'The Girl in the Spider's Web' to untangle Salander's life - director
STOCKHOLM (Reuters) - The latest cinematic instalment of the smash hit "Millennium series" will reveal more details about mysterious hacker heroine, Lisbeth Salander, and delve into her past, director Fede Alvarez said.
Filming for the "The Girl in the Spider's Web" is underway in Sweden with British actress Claire Foy cast as the young tattooed Salander, an introvert who endures a complex relationship with journalist Mikael Blomkvist (Sverrir Gudnason).
"What I really wanted to do was to send her into a place of her life and in this case to her past to confront things that will hopefully reveal a bit more about who she truly is," the Uruguayan director behind "Evil Dead" and "Don't Breathe" said.
"When you think you know, when you think you have figured her out, she does something that changes everything you thought you knew. That's what's fun about her."
The film, set for a November release, is based on the book by new author David Lagercrantz who took the series on after the death of Stieg Larsson, the author of the original best-selling trilogy.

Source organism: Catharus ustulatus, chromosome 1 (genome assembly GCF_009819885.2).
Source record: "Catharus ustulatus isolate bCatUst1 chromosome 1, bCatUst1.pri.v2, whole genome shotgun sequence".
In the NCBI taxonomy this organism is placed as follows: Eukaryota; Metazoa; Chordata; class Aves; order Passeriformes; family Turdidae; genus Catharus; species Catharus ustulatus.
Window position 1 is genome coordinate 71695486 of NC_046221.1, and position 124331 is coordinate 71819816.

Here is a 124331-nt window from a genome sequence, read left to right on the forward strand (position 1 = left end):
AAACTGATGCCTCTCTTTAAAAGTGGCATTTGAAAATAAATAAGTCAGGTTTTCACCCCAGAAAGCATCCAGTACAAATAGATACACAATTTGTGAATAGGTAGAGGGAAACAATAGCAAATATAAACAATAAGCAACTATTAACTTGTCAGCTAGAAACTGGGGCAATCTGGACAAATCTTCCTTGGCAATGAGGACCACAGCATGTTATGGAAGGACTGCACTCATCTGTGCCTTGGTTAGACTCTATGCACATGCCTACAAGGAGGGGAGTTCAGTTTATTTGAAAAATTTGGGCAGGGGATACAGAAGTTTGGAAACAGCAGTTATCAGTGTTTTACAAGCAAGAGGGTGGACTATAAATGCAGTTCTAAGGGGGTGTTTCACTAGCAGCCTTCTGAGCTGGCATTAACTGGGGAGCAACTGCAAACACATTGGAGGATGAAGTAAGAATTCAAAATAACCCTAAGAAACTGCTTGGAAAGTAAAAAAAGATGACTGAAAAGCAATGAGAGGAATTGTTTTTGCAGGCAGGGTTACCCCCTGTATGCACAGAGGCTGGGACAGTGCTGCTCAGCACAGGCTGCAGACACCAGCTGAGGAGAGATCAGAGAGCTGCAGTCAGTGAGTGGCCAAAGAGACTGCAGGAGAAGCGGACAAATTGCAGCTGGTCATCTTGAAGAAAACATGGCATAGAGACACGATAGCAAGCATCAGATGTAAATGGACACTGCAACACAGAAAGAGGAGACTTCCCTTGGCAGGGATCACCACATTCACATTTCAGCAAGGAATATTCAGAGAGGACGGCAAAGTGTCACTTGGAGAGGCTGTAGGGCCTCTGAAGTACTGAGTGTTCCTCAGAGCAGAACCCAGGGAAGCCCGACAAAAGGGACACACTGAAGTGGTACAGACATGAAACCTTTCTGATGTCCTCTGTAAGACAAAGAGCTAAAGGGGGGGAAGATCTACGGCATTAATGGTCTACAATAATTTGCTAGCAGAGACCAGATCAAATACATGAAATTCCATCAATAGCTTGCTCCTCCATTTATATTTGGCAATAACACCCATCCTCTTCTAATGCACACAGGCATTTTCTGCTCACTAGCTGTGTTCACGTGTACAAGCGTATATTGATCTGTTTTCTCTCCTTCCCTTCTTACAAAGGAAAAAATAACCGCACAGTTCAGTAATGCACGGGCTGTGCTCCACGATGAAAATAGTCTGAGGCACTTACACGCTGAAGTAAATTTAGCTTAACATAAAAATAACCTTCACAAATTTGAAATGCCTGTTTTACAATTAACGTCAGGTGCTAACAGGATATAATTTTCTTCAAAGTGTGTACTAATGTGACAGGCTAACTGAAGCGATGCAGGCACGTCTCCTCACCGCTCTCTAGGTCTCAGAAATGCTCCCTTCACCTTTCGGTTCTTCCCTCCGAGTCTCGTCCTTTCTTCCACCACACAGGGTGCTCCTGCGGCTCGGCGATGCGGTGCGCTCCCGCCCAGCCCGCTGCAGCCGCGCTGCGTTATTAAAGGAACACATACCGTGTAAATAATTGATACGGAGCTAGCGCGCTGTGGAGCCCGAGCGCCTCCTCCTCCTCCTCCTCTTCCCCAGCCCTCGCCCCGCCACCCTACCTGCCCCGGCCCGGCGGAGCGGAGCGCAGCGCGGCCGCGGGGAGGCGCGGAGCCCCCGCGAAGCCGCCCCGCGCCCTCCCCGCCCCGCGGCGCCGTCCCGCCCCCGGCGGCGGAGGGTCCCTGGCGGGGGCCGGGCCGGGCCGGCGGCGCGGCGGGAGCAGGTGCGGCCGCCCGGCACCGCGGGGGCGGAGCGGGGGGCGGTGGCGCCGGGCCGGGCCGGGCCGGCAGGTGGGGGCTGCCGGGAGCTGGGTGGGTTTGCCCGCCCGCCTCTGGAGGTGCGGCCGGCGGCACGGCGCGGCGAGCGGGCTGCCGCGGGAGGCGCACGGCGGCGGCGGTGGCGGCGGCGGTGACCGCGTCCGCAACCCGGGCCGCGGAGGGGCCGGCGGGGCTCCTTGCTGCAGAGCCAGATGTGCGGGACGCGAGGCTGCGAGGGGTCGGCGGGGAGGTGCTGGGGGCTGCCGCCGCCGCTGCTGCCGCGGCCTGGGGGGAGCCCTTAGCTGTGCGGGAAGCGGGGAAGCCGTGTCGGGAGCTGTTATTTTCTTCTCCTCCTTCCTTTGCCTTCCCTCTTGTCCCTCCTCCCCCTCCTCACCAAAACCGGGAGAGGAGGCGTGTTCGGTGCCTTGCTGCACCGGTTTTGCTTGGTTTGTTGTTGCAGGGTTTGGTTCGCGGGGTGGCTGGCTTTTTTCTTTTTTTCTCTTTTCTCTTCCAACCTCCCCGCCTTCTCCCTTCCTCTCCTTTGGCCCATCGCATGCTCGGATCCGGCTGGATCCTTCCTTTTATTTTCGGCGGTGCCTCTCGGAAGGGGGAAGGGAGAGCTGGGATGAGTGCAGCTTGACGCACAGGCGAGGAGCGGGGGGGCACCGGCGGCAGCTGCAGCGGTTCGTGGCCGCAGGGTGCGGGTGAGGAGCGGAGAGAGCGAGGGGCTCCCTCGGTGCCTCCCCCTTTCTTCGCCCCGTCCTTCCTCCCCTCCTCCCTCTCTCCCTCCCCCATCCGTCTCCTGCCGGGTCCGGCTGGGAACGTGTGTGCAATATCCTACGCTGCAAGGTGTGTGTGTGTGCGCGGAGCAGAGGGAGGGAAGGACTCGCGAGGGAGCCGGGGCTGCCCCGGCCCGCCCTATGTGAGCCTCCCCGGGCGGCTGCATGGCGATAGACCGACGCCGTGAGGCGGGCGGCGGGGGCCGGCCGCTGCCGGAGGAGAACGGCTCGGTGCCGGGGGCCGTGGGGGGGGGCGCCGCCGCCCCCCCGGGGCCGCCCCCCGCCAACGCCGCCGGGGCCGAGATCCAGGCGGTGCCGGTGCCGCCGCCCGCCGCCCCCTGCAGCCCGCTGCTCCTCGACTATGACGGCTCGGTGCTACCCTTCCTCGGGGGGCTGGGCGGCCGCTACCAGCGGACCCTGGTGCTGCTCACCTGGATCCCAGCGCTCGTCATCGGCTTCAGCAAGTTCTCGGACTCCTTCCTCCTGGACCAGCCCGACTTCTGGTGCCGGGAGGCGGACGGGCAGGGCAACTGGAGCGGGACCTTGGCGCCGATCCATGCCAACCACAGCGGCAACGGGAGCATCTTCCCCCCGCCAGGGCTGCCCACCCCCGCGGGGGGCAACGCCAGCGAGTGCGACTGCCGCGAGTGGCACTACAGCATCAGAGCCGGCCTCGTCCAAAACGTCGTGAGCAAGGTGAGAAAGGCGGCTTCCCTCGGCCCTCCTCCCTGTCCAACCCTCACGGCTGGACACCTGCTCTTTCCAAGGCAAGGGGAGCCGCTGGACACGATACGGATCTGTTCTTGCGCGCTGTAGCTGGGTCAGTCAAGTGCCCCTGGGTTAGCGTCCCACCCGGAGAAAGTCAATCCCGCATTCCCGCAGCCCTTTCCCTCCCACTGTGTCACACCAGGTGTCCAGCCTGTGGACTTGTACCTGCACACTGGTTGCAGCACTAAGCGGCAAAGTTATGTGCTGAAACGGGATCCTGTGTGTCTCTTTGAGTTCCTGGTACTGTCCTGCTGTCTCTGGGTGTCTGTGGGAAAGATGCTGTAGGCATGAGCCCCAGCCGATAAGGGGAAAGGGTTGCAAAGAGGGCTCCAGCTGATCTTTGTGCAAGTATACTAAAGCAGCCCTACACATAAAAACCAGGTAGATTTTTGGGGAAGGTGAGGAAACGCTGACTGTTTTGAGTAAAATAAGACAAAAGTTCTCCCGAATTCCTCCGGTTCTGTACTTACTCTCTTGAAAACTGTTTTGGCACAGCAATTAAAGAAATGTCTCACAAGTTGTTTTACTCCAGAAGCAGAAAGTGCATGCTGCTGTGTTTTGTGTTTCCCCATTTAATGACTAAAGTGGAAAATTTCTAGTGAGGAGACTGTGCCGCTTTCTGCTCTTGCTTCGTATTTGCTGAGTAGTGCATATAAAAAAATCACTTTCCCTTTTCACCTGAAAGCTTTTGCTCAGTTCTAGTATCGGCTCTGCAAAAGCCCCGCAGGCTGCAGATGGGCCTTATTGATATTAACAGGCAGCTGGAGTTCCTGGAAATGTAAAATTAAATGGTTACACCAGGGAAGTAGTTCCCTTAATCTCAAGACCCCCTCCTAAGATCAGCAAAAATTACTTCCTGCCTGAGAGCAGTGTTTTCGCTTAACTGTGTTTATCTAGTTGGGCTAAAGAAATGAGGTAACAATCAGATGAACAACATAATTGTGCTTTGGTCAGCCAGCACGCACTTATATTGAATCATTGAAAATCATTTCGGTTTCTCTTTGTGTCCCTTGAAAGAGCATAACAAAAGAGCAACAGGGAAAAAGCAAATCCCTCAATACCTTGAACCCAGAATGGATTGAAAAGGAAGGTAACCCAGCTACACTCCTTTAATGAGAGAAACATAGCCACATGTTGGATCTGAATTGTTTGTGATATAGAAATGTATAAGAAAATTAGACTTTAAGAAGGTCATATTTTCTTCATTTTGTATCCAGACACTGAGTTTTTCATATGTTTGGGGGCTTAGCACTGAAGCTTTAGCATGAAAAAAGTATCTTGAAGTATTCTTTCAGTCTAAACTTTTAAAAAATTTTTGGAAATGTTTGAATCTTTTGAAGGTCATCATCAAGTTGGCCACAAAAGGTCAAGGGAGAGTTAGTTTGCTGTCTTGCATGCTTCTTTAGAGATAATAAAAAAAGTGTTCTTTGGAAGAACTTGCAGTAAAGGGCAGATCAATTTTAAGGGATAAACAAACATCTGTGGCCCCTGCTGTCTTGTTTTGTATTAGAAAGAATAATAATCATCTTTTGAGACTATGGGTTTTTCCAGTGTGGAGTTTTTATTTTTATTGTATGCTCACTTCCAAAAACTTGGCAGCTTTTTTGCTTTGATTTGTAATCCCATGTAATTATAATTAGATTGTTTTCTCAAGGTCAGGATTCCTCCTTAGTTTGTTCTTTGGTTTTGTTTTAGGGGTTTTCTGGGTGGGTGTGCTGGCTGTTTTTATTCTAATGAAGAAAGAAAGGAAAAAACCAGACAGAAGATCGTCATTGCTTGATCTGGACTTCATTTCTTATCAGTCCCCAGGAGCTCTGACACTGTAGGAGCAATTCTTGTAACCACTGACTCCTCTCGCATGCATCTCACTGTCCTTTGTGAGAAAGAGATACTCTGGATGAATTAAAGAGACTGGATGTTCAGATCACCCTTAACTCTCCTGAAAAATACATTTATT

Lagercrantz's sequel, released in 2016, features spies from the U.S. National Security Agency and Salander's long-missing twin sister Camilla, who has taken over their father's criminal network.
The role of Salander was previously portrayed by American Rooney Mara in the 2011 "The Girl with the Dragon Tattoo".
Foy, who won critical acclaim for her role as Britain's Queen Elizabeth in the Netflix series "The Crown", said she was excited to play the dark character alongside Gudnason, who replaces James Bond actor Daniel Craig.
"I think inside she knows who she is but the outside have always seen her as a victim," said Golden Globe winner Foy, showing off her new short haircut for the role in Stockholm.
"People have been taking advantage of that and I think she's just a survivor and non-judgemental and just... I love her. I love her."
(Reporting by Ilze Filks; Writing by Patrick Johnston in LONDON; Editing by Andrew Heavens)
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